NATSO, the national association representing truckstops, travel plazas, and off-highway fuel retailers, along with SIGMA: America’s Leading Fuel Marketers, and representatives of the trucking and convenience store industries, urged lawmakers to extend the $1 per gallon biodiesel tax credit in the upcoming budget reconciliation package and ensure tax parity for any new credits awarded for transportation fuels that compete for the same feedstocks. The organizations specifically warned that more favorable tax treatment to other transportation fuels, such as sustainable aviation fuel (SAF), would increase diesel prices as well as carbon emissions, since SAF production is a less efficient process than renewable diesel and biodiesel production.

Any differential between the tax incentive for SAF and biodiesel or renewable diesel fuel would result in taxpayers paying more to realize less environmental benefits, the organizations said in a letter to House and Senate Leadership. The letter also was sent to the Chairmen and Ranking Members of the House Committee on Ways and Means and the Senate Finance Committee.

“We urge you to oppose policies that would result in higher costs for fewer environmental benefits,” the letter states. “This has real consequences for air quality in the communities in which many of our member-companies operate and in which many of your constituents live and work.”

“If Congress provides special tax treatment for sustainable aviation fuel, it would disrupt and eventually eliminate the market for biodiesel and renewable diesel. Diesel prices would increase, as would the cost of all goods that are moved by truck and emissions would increase.”

Renewable diesel and renewable jet fuel are key tools in decarbonizing the diesel and aviation sectors and reaching climate goals. However, both technologies utilize the same feedstocks to produce renewable fuel. If renewable jet fuel receives a higher tax benefit than renewable diesel or biodiesel, “the outcome would not be lower aggregate greenhouse gas emissions, but rather a migration of renewable fuel feedstocks away from their existing, efficient use in over-the-road trucks to a less efficient use in airplanes,” the letter states.

Recent commitments from U.S. airlines to incorporate 3 billion gallons of sustainable aviation fuel by 2030 and their corresponding push for a $1.50 per gallon tax credit for renewable jet fuel threaten the longstanding success of the renewable diesel market, without improving the overall emissions footprint from transportation fuel.

The associations cited a recent study that corroborates the various agricultural and economic arguments that they make. “Comparative Economic Analysis of Renewable Jet Fuel and Renewable Diesel,” conducted by LMC International on behalf of NATSO, confirms that sustainable aviation fuel offers far fewer carbon savings per gallon than renewable diesel. Renewable diesel consumption reduces greenhouse gas emissions by up to 75 percent compared with petroleum-based diesel.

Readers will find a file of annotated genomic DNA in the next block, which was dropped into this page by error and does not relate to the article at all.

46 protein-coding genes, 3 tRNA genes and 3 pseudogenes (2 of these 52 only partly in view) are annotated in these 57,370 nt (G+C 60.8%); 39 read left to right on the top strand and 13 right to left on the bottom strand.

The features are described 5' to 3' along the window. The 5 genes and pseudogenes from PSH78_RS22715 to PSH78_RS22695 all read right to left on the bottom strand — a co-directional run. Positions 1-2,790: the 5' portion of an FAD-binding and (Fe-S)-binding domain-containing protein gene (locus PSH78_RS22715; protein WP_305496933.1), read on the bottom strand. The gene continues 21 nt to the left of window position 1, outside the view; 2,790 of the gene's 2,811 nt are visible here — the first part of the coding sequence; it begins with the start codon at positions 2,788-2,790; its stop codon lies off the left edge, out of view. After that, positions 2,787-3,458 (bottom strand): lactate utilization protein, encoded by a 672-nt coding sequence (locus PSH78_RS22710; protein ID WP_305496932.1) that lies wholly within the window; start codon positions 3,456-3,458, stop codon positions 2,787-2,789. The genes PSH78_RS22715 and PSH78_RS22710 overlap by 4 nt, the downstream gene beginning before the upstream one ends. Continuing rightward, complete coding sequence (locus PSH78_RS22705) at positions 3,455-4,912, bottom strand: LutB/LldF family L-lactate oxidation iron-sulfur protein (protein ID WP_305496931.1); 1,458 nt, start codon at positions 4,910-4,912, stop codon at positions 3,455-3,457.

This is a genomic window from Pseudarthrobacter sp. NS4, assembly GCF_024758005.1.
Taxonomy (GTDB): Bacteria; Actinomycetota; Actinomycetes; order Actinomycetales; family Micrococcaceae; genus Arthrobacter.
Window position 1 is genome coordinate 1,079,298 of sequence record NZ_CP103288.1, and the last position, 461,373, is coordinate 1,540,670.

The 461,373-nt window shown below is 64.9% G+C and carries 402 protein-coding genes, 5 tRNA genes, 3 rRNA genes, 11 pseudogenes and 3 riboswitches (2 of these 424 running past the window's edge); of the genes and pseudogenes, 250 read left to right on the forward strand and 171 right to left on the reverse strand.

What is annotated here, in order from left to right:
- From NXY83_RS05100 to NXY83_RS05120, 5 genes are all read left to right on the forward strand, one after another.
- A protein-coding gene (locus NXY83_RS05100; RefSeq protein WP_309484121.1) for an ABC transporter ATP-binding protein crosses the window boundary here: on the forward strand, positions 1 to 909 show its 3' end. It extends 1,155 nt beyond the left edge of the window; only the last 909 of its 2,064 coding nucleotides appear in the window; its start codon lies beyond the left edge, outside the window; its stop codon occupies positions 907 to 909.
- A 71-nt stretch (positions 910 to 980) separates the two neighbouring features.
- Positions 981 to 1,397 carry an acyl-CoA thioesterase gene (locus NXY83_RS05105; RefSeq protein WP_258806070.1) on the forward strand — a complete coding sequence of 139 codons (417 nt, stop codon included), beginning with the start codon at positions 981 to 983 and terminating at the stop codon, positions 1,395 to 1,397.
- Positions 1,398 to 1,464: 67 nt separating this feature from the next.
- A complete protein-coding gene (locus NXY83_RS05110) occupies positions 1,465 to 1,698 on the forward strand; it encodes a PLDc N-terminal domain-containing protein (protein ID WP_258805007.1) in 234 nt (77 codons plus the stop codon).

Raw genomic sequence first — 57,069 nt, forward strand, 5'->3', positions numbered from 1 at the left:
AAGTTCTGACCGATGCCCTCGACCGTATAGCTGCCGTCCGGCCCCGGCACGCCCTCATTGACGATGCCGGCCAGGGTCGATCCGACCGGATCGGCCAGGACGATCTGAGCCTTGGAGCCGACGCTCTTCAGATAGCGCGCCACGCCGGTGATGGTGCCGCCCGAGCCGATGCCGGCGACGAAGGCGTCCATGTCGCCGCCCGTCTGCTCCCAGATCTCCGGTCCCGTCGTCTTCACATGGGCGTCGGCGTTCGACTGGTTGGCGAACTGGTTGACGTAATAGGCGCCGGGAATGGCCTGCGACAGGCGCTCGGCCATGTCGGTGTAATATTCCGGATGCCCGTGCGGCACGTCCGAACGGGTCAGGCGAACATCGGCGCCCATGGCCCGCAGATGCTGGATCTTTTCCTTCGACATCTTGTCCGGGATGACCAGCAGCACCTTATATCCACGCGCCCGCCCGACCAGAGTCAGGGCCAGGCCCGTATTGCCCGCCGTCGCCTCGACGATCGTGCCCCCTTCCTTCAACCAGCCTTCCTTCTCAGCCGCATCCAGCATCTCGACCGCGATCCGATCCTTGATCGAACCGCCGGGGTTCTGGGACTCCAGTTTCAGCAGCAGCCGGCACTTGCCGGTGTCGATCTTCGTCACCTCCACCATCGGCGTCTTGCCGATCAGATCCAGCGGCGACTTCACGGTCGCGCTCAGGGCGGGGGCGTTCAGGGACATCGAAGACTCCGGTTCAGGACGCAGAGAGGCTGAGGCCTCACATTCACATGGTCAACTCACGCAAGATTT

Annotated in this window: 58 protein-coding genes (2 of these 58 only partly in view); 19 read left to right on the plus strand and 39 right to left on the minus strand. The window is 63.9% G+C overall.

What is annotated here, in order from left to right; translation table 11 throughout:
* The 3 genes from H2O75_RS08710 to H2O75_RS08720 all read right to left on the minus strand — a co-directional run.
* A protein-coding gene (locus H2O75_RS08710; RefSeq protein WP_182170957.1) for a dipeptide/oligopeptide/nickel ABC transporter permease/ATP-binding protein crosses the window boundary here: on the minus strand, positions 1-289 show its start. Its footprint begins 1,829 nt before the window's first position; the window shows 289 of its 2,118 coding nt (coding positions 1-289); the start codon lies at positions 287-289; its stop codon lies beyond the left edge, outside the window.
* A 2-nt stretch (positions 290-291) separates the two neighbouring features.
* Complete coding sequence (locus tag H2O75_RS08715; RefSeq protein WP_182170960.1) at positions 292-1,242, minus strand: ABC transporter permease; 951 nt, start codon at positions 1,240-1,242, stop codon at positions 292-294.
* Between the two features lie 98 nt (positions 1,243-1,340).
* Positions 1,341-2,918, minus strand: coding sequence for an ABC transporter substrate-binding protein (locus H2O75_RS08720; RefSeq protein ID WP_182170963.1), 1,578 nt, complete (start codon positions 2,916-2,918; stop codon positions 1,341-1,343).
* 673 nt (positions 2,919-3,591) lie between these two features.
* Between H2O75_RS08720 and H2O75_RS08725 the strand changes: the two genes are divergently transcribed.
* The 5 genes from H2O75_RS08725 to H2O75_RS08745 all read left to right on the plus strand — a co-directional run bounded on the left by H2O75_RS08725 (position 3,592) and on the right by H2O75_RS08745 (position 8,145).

The biodiesel tax credit incentivizes fuel retailers to buy and blend biofuels and has worked successfully to build a robust renewable diesel industry in the United States while decreasing carbon emissions associated with transportation fuel. The U.S. biodiesel and renewable diesel market has grown to approximately 3 billion gallons in 2020 from roughly 100 million gallons in 2005. This number will continue to grow as new renewable diesel plants are built and continue to come online.

LMC reports that producing sustainable aviation fuel is fundamentally less efficient as more feedstock and more energy input is required per gallon of fuel produced. This results in fewer carbon savings despite using the same technology and feedstocks. If Congress grants a higher tax credit for sustainable aviation fuel, ultimately a lower volume of renewable fuel would be available to displace existing fossil fuels, LMC concludes.

It is critical that limited resources are used as effectively and efficiently as possible to ensure the greatest possible gain in carbon emission reductions. The associations urged Congress to ensure that environmental policies for fuels are grounded in a scientific assessment of the environmental benefits associated with those fuels.

Extending the biodiesel blenders’ tax credit at a dollar amount that is at parity with the dollar level for other alternative fuels will allow the fuel retail and trucking industries to continue to provide economic and environmental benefits, while incentivizing SAF producers to continue innovating to bring their costs and processes in line with renewable diesel markets.